Antibiotics are unlikely to be affect outcome in patients without extensive necrosis. The risk of infected necrosis and infection in the peripancreatic tissue is very small when there is less than 30% necrosis. Thus it is reasonable to suppose, although no evidence exists at present to support this view, that prophylactic antibiotic therapy should be considered only for patients with CT evidence of more than 30% necrosis of the pancreas.

    There remains no consensus view on the value of antibiotic prophylaxis. Even among proponents of prophylaxis there is little agreement on either the choice of agent or the duration of therapy. Although concerns have been expressed about the risk of encouraging selective growth of resistant organisms, the results of bacterial culture of fine needle aspirates from areas of pancreatic necrosis in the randomised trials reported to date have not addressed this issue. Rates of fungal infection are less than 10% and similar in treatment and control groups. In the trials, prophylaxis has usually been for a defined period (table 4). If antibiotic prophylaxis is used, it seems sensible to limit the duration of prophylaxis to 7–14 days. Treatment should not be continued beyond that time without evidence of infection provided by bacterial growth on culture. When such evidence exists, appropriate antibiotic therapy should be guided by the results of sensitivity testing in accordance with critical care medicine guidelines.43

    12.0 SELECTIVE GUT DECONTAMINATION

    No further evidence has been published to support the one large randomised controlled trial44 which has been conducted in patients with severe pancreatitis, to examine the effect of selective gut decontamination, in combination with intravenous antibiotics, on outcome in acute pancreatitis. In that study there was no statistically significant reduction in mortality rate. It is not clear whether the reported benefits of treatment arose from the use of intravenous antibiotics or from gut decontamination. Therefore, at present, selective gut decontamination cannot be recommended in patients with acute pancreatitis.

    Recommendation

    • The evidence to enable a recommendation about antibiotic prophylaxis against infection of pancreatic necrosis is conflicting and difficult to interpret. Some trials show benefit, others do not. At present there is no consensus on this issue. If antibiotic prophylaxis is used, it should be given for a maximum of 14 days (recommendation grade B). Further studies are needed (recommendation grade C).

    13.0 ENTERAL NUTRITION

    Nutritional support was not considered in the previous UK guidelines. The Santorini consensus and the World Association guidelines comment on five studies that demonstrate the safety of enteral feeding in patients with acute pancreatitis. There is no benefit from enteral feeding in mild pancreatitis, and these patients need have no dietary restrictions. Artificial feeding may be used in acute pancreatitis either to prevent complications or to provide long term nutritional support.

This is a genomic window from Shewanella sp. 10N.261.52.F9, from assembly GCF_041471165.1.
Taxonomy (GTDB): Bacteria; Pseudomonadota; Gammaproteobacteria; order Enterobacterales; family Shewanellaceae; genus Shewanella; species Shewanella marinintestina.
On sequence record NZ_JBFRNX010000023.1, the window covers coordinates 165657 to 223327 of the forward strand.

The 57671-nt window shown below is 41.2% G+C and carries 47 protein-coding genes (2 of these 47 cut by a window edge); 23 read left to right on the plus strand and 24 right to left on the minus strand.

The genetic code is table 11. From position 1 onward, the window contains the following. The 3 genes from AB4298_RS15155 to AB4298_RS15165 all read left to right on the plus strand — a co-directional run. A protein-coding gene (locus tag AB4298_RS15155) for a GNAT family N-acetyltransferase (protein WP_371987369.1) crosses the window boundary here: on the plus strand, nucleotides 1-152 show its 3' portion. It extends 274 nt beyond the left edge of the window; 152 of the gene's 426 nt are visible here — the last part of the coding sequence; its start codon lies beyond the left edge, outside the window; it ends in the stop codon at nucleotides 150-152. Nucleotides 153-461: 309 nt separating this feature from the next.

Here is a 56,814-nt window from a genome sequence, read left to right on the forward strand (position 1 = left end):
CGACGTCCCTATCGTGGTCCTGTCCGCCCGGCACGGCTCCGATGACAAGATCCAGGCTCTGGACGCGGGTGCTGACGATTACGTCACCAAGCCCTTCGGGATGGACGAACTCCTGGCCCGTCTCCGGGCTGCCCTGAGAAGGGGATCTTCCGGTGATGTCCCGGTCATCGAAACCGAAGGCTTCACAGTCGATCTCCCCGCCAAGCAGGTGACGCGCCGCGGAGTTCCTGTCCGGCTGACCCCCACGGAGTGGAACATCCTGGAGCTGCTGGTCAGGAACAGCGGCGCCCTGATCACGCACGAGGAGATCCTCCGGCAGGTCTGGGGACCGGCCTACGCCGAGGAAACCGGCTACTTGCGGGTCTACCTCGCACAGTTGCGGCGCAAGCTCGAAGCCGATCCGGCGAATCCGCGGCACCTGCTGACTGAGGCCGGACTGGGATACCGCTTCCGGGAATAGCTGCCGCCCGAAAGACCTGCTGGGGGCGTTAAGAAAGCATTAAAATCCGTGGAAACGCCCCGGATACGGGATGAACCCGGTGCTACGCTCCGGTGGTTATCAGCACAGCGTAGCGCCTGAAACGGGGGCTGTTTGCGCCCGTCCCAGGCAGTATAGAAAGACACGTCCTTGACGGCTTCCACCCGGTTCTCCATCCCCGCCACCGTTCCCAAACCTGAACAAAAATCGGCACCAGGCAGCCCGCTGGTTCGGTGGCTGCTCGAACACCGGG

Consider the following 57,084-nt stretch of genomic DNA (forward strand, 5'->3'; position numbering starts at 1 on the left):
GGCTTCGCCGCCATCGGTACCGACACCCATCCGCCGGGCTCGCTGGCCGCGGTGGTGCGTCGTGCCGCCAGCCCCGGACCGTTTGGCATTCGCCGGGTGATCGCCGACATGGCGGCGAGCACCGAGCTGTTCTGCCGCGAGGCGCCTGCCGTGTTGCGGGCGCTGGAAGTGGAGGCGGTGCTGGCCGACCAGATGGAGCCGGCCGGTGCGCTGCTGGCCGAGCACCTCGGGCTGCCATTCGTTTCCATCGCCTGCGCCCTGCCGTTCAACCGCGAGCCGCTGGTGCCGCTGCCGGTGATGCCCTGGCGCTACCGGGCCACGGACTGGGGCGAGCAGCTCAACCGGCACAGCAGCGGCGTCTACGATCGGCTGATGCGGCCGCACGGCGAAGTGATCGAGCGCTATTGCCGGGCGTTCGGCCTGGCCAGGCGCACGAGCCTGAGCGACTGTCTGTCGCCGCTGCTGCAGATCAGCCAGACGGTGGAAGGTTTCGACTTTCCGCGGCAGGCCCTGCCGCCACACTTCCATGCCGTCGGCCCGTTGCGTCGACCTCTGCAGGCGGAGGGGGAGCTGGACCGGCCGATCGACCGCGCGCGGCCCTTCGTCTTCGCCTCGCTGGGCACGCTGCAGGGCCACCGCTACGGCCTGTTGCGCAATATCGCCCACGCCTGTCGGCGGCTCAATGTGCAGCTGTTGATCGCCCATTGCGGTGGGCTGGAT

In patients with severe disease, oral intake is inhibited by nausea; the acute inflammatory response is associated with impaired gut mucosal barrier function. It has been suggested that nutritional support may help to preserve mucosal function and limit the stimulus to the inflammatory response. In these circumstances enteral feeding seems to be safer than parenteral feeding, with fewer septic complications.45,46 It is also cheaper. These findings are supported by a further small study which demonstrated minor clinical advantages in recovery time in patients who received early enteral nutrition compared with those receiving parenteral nutrition.47 However, another randomised comparison, of enteral feeding versus no nutritional support, failed to demonstrate any effect of enteral feeding on markers of the inflammatory response.48

    The use of enteral feeding may be limited by ileus. If this persists for more than five days, parenteral nutrition will be required.

    Various formulations have been used in pancreatitis, but no comparative studies exist to determine the relative merits of standard, partially digested, elemental, or “immune enhanced” formulations.

    The majority of studies have reported enteral feeding via a nasojejunal tube; there is some evidence that nasogastric feeding may be feasible in up to 80% of cases.27 Caution should be used when administering nasogastric feed to patients with impaired consciousness because of the risk of aspiration of refluxed feed.

    Recommendation

    • The evidence is not conclusive to support the use of enteral nutrition in all patients with severe acute pancreatitis. However, if nutritional support is required, the enteral route should be used if that can be tolerated (grade A). The nasogastric route for feeding can be used as it appears to be effective in 80% of cases (grade B).

    14.0 GALL STONE PANCREATITIS AND TREATMENT OF GALL STONES

    14.1 Endoscopic sphincterotomy

    There are now three randomised trials49–51 of endoscopic sphincterotomy versus no treatment in patients with gall stones and predicted severe acute pancreatitis. These are discussed in detail in the Santorini consensus and the World Association guidelines, together with a further randomised trial published only in abstract form.

    Recommendation